Fast-tracking EU-Guyana business chamber on agenda as top EU official to visit

– to discuss trade, bilateral & multilateral cooperation

Bilateral political agendas, trade relations, and the setting up of a European Union-Guyana Chamber of Commerce are among the issues on the agenda this week when the Deputy Secretary General of the European External Action Service visits the country for the first time.
According to a statement from the European Union High Commission, Helena König, who is the Deputy Secretary General of the European External Action Service, will be in Guyana from March 15-17.
During her visit, the official will meet with President Dr Irfaan Ali and members of the Cabinet where discussions will focus on the EU-Guyana bilateral relationship. König will also interact with civil society and visit one of the projects being executed under the EU-funded Spotlight Initiative.

Deputy Secretary General of the European External Action Service, Helena König

Importantly, she will also be fast-tracking the set-up of a fully-fledged EU-Guyana Chamber of Commerce. Guyana already has Chambers of Commerce with the United States of America (USA), Canada, and the United Kingdom (UK).
Other issues on the agenda include cooperation in multilateral forums and preparations for the EU-CELAC (Community of Latin American and Caribbean States) summit in July. König’s arrival in Guyana is a continuation of a visit to Barbados and St Vincent. After she leaves Guyana, she will end her Caribbean tour with a visit to Suriname.
The EU and Guyana have a fruitful committed relationship that has evolved and matured over the years. But only recently, non-resident French Ambassador to Guyana Nicolas de Lacoste had emphasised the need for Guyana to be “better known” in the European region.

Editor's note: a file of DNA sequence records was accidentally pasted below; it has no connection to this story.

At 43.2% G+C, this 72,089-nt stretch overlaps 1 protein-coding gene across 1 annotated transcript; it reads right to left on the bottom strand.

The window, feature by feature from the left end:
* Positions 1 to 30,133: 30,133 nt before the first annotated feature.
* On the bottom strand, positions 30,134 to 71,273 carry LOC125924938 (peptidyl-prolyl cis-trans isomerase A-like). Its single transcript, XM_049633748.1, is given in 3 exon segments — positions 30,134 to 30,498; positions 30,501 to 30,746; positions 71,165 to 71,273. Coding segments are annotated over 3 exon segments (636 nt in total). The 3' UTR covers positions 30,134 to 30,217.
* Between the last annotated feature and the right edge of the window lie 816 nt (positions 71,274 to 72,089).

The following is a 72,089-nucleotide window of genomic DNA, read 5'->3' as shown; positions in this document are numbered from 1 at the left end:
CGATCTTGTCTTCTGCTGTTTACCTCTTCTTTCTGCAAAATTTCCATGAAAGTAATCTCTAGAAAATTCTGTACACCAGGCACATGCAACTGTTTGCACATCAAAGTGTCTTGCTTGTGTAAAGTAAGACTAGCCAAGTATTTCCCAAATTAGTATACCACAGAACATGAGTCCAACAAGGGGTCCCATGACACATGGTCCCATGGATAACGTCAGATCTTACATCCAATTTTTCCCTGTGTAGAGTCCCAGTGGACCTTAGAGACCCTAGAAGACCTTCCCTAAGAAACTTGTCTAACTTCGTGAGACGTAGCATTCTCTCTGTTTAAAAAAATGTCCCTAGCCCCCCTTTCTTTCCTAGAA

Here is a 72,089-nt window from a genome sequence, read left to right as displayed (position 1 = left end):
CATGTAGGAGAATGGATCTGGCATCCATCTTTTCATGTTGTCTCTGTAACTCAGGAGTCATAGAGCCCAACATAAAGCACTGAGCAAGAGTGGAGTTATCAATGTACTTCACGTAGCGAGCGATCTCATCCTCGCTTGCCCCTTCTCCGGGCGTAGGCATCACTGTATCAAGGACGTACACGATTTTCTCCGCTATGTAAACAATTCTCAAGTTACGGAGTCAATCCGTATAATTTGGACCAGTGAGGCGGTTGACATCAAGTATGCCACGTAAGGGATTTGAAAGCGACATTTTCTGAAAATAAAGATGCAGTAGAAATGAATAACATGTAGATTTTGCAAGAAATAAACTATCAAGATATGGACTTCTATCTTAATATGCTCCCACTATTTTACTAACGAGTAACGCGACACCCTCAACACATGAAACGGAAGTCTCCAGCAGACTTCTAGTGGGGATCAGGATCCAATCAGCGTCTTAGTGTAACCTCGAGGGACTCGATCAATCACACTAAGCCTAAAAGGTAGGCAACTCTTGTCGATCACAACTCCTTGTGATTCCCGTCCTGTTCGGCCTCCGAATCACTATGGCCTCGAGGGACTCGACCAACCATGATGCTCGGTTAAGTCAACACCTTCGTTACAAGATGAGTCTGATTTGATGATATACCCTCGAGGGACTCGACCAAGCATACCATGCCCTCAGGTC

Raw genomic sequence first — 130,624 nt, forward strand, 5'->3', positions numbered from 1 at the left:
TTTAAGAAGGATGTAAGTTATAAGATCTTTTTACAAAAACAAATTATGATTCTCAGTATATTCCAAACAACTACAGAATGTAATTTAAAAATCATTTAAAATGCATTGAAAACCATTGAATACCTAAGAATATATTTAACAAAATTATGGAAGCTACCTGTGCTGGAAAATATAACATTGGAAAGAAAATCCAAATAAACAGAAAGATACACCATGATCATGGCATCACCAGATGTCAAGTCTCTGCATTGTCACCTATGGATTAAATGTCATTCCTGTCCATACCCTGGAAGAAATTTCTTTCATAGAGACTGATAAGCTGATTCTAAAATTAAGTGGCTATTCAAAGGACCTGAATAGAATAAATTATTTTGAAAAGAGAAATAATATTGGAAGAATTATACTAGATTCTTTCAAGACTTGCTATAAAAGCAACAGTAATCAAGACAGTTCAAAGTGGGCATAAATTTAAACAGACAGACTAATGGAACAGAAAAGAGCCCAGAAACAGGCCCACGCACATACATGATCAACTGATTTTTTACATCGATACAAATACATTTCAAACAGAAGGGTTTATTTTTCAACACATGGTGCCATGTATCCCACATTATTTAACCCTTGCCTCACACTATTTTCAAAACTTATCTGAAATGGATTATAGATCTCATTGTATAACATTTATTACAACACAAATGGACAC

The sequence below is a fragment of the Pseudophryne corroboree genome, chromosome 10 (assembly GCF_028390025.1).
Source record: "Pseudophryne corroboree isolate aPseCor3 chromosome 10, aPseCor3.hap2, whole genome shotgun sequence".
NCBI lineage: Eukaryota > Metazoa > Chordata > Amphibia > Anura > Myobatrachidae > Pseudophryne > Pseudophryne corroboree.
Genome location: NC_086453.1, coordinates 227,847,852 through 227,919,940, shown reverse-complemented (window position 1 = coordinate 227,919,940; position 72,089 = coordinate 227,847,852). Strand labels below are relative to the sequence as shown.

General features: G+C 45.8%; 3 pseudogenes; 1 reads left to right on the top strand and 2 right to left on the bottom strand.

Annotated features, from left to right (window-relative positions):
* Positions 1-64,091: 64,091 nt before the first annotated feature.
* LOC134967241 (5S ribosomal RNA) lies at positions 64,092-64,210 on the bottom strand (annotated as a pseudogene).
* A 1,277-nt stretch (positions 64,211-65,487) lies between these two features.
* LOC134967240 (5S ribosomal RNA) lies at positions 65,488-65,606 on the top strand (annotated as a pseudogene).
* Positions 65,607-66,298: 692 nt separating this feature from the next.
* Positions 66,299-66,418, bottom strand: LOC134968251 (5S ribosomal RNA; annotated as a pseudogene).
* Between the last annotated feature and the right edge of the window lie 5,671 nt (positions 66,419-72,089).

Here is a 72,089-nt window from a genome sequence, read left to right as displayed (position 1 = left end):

Speaking exclusively with Guyana Times during his recent visit to the country, the Ambassador – who is based in Suriname – explained that in order for more French companies to bring their businesses to Guyana, the booming South American country must better promote itself in Europe.
“Guyana must be better known in France…in Europe…It’s probably easier to speak about Guyana in front of an audience of American enterprises, Canadian enterprises, and UK enterprises because Guyana is well-known in these countries. We have this deficit of knowledge in France about Guyana,” the French Ambassador had explained.
Meanwhile, in November last year, European Ambassador to Guyana, Rene van Nes revealed that works are progressing on the establishment of an EU-Guyana Chamber of Commerce.
“I want to have a chamber that provides quality support both to European countries that want to come here and Guyanese companies that have an interest in working with the EU,” the Ambassador had noted.
“Guyana is one of the most exciting places to be and to do business in and I will pass that message loud and clear to…to everyone in Europe who still has not gotten that message,” the diplomat had further highlighted.
A pressing issue for Guyana in its relations with Europe is the setting up of a local Schengen visa processing office. For some time, concern has been expressed that visas for Guyanese to travel to the EU still have to be processed in Suriname.
Former EU Ambassador to Guyana, Ponz Canto had told this publication last year that the request for an office in Guyana to process visa requests to Europe, is a reasonable one and is, in fact, being addressed by the EU.
He had cautioned, however, that the granting of Schengen visas is subject to individual member countries, not to the EU as a whole. As such, he noted that the EU doesn’t have the power to grant the visas. Ponz Canto had also expressed the hope that visa-free travel can be facilitated at some point in the future.